U.S. CDC report estimates that billions could be saved by preventing hospital superbugs

A 2009 study from the U.S. Centre for Disease Control  (CDC) estimates that the annual medical costs to treat Hospital Acquired Infections (HAIs)  at U.S. hospitals ranges from $28.4 billion to $45 billion (the range depends in large part on different inflation estimates).  This is a major increase in costs from a 1992 study of U.S. HAIs.

The report estimates that the benefits of prevention range from a low of $5.7 billion (estimating that only 20 percent of infections are preventable) to a high of $31.5 billion (estimating that 70 percent of infections are preventable).  The costs of preventing HAIs are not included in these savings.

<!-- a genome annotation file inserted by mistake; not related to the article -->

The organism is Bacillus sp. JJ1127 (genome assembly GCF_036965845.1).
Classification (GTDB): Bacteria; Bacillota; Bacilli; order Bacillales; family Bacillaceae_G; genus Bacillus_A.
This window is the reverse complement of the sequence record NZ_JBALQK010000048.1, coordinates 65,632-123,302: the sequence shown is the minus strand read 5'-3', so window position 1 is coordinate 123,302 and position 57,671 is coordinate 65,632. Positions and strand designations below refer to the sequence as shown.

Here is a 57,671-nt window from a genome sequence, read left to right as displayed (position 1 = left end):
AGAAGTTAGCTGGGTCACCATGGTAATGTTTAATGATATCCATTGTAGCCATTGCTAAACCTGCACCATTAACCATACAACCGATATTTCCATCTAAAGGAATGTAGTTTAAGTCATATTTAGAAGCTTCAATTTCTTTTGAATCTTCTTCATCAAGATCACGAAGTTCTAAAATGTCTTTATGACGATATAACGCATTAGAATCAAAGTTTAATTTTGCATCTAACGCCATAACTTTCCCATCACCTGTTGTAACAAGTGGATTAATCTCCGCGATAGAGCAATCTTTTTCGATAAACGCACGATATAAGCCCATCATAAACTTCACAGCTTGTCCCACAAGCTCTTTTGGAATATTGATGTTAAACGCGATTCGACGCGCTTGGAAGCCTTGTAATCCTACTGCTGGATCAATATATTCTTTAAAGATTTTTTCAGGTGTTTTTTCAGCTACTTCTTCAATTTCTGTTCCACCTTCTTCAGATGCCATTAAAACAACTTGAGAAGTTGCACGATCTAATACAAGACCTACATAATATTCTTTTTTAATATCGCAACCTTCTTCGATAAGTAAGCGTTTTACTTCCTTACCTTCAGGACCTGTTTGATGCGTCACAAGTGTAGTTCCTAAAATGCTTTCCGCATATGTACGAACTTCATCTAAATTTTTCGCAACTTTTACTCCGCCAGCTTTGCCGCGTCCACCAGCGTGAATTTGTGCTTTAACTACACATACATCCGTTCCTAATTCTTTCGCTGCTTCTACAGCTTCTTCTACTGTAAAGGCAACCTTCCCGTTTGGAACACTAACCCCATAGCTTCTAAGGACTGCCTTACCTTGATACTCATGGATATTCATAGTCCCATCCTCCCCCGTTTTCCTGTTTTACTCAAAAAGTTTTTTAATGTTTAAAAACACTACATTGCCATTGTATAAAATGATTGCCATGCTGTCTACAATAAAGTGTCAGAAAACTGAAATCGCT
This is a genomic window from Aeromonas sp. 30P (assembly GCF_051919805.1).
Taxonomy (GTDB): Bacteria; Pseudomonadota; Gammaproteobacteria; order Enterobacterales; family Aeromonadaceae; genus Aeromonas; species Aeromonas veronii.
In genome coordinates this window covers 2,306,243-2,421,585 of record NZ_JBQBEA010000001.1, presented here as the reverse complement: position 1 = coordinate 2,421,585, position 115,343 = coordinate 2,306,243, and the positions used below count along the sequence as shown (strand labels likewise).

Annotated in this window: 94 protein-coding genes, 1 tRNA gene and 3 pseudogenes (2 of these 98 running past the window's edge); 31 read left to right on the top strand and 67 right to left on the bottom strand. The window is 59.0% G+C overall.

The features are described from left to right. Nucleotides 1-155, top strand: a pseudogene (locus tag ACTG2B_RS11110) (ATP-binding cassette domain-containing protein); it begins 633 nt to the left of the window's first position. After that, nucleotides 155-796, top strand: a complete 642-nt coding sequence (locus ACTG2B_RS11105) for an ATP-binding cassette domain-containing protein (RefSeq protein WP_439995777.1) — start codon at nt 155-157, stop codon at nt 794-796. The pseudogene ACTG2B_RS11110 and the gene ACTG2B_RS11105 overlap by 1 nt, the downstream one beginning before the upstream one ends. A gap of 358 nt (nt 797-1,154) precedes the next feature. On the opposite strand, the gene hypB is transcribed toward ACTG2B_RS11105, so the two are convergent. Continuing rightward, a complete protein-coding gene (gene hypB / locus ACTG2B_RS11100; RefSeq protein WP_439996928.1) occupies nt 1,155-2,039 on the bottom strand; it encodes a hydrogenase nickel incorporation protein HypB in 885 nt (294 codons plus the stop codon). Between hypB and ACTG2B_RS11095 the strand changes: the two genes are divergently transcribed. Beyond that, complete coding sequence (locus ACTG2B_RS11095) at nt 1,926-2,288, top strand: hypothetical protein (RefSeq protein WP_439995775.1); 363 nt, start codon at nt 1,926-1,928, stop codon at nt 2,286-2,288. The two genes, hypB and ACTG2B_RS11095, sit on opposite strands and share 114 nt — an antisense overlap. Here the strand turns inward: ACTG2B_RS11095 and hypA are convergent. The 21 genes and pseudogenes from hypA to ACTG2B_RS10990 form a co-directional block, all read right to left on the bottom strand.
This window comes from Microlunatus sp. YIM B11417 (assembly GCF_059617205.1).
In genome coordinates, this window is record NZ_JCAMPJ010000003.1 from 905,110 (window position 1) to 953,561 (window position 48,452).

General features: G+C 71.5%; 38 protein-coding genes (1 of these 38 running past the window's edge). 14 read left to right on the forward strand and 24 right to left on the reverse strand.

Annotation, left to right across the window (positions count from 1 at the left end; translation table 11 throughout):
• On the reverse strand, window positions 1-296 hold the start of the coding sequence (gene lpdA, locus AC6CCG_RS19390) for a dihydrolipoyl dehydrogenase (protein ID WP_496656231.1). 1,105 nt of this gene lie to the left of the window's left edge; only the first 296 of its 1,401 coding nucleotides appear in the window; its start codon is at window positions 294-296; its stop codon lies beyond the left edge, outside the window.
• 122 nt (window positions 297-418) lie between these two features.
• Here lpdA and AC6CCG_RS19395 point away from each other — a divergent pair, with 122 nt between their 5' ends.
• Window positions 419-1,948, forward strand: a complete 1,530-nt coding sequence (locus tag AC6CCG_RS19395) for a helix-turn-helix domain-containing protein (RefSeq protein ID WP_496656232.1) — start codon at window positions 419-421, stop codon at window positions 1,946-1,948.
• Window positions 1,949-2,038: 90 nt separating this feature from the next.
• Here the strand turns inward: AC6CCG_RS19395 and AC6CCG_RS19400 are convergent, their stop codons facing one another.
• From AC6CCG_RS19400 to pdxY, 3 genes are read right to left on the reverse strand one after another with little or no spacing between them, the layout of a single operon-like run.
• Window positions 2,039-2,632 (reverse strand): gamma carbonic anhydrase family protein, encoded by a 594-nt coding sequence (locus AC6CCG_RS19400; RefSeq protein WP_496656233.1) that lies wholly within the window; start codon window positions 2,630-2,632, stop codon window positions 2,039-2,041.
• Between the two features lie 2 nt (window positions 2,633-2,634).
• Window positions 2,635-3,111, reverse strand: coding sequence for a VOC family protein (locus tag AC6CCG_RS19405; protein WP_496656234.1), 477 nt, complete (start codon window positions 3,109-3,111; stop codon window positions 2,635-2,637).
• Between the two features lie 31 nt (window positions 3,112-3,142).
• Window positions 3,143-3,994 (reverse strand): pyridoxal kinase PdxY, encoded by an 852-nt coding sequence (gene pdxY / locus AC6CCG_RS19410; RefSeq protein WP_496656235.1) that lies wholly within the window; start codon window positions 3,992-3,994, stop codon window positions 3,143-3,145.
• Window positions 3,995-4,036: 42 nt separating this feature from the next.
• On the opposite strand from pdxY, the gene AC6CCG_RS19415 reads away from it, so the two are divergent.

If similar benefits of prevention are realized in Canada based on a population comparison, we could see hospital cost savings between $625 million and $3.45 billion.  In Ontario, the savings would be between $239 million and $1.32 billion (with the mid-point being a $779 million savings). That is significant when you consider the province spends about $15 billion on hospitals.

In Ontario, more thorough cleaning of hospital surfaces often comes only after a superbug outbreak. 


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